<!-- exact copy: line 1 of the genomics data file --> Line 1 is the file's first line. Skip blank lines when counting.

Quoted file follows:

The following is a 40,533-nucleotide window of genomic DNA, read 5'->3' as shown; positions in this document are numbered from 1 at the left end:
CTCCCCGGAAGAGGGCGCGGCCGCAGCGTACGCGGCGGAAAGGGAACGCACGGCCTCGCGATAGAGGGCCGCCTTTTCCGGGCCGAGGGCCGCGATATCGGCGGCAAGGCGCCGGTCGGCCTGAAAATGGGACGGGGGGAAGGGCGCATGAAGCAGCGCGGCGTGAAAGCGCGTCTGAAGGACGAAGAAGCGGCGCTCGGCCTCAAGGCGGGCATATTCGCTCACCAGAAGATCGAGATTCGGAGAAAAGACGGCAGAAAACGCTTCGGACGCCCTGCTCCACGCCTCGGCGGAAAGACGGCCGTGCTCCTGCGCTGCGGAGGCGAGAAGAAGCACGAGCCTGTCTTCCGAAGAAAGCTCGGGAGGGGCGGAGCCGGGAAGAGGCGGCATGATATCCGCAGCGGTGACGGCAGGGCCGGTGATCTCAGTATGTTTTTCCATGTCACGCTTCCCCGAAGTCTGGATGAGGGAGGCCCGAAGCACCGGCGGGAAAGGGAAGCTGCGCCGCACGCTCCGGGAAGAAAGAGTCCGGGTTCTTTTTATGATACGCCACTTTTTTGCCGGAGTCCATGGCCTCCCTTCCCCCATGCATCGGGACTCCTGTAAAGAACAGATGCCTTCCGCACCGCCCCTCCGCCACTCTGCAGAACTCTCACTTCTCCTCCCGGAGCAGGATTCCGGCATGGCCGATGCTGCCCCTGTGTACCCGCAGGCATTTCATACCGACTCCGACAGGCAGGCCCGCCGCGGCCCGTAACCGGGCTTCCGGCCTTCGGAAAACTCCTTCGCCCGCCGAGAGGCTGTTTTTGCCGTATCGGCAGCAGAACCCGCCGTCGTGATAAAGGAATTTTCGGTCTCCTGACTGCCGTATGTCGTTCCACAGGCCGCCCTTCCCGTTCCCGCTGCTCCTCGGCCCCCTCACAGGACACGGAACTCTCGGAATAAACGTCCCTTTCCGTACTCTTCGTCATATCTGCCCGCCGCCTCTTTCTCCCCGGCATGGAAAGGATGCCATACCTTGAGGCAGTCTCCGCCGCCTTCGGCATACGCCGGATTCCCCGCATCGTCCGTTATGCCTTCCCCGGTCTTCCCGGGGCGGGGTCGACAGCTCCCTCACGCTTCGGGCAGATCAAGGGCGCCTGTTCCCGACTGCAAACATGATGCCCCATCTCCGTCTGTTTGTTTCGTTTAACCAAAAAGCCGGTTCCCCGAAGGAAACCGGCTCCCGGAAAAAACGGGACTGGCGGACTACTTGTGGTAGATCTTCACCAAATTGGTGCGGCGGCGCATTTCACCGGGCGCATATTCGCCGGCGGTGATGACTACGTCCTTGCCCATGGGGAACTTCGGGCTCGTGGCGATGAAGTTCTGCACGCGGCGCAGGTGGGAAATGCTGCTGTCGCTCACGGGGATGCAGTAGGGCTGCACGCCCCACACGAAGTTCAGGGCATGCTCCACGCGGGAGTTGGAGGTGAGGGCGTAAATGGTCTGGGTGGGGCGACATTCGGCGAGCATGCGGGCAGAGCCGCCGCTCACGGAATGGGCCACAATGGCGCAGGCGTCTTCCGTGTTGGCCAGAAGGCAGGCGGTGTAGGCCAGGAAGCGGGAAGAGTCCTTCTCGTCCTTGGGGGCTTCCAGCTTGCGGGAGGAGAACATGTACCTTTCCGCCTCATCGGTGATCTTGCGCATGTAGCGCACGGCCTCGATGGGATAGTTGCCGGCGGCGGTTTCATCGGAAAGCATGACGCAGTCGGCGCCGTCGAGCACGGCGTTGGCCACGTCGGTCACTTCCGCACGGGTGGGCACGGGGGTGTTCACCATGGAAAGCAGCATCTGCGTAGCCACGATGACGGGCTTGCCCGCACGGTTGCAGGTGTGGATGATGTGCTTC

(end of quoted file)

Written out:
The following is a 40,533-nucleotide window of genomic DNA, read 5'->3' as shown; positions in this document are numbered from 1 at the left end: